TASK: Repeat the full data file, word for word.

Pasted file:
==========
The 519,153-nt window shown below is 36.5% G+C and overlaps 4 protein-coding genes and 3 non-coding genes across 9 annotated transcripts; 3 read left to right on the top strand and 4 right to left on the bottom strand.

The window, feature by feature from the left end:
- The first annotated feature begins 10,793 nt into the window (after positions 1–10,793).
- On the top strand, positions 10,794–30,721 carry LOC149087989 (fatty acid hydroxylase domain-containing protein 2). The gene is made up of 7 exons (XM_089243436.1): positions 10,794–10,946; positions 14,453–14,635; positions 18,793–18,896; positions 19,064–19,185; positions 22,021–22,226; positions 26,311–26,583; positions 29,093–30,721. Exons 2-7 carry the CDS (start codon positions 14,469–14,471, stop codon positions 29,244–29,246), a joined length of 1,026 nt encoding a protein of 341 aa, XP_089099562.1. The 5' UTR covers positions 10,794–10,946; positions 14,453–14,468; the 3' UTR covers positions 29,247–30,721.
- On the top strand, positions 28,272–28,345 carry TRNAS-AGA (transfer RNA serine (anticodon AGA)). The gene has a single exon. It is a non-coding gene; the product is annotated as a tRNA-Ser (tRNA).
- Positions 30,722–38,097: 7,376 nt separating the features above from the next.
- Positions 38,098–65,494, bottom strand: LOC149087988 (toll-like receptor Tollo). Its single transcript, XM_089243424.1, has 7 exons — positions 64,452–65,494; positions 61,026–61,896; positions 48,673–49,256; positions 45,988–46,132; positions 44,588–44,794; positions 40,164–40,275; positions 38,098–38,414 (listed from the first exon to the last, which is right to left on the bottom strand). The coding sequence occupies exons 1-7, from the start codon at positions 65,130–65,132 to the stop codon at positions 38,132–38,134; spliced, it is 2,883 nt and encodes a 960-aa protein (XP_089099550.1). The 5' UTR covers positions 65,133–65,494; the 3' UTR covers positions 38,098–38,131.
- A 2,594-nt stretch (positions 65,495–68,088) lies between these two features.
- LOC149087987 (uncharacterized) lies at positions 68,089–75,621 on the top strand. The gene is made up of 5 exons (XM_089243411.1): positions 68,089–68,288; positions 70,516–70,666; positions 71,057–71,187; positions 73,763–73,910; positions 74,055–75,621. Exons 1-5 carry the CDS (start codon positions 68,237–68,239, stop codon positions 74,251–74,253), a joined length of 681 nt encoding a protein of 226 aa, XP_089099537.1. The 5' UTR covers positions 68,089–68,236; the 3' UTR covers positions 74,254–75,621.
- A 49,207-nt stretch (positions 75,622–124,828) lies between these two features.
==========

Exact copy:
The 519,153-nt window shown below is 36.5% G+C and overlaps 4 protein-coding genes and 3 non-coding genes across 9 annotated transcripts; 3 read left to right on the top strand and 4 right to left on the bottom strand.

The window, feature by feature from the left end:
- The first annotated feature begins 10,793 nt into the window (after positions 1–10,793).
- On the top strand, positions 10,794–30,721 carry LOC149087989 (fatty acid hydroxylase domain-containing protein 2). The gene is made up of 7 exons (XM_089243436.1): positions 10,794–10,946; positions 14,453–14,635; positions 18,793–18,896; positions 19,064–19,185; positions 22,021–22,226; positions 26,311–26,583; positions 29,093–30,721. Exons 2-7 carry the CDS (start codon positions 14,469–14,471, stop codon positions 29,244–29,246), a joined length of 1,026 nt encoding a protein of 341 aa, XP_089099562.1. The 5' UTR covers positions 10,794–10,946; positions 14,453–14,468; the 3' UTR covers positions 29,247–30,721.
- On the top strand, positions 28,272–28,345 carry TRNAS-AGA (transfer RNA serine (anticodon AGA)). The gene has a single exon. It is a non-coding gene; the product is annotated as a tRNA-Ser (tRNA).
- Positions 30,722–38,097: 7,376 nt separating the features above from the next.
- Positions 38,098–65,494, bottom strand: LOC149087988 (toll-like receptor Tollo). Its single transcript, XM_089243424.1, has 7 exons — positions 64,452–65,494; positions 61,026–61,896; positions 48,673–49,256; positions 45,988–46,132; positions 44,588–44,794; positions 40,164–40,275; positions 38,098–38,414 (listed from the first exon to the last, which is right to left on the bottom strand). The coding sequence occupies exons 1-7, from the start codon at positions 65,130–65,132 to the stop codon at positions 38,132–38,134; spliced, it is 2,883 nt and encodes a 960-aa protein (XP_089099550.1). The 5' UTR covers positions 65,133–65,494; the 3' UTR covers positions 38,098–38,131.
- A 2,594-nt stretch (positions 65,495–68,088) lies between these two features.
- LOC149087987 (uncharacterized) lies at positions 68,089–75,621 on the top strand. The gene is made up of 5 exons (XM_089243411.1): positions 68,089–68,288; positions 70,516–70,666; positions 71,057–71,187; positions 73,763–73,910; positions 74,055–75,621. Exons 1-5 carry the CDS (start codon positions 68,237–68,239, stop codon positions 74,251–74,253), a joined length of 681 nt encoding a protein of 226 aa, XP_089099537.1. The 5' UTR covers positions 68,089–68,236; the 3' UTR covers positions 74,254–75,621.
- A 49,207-nt stretch (positions 75,622–124,828) lies between these two features.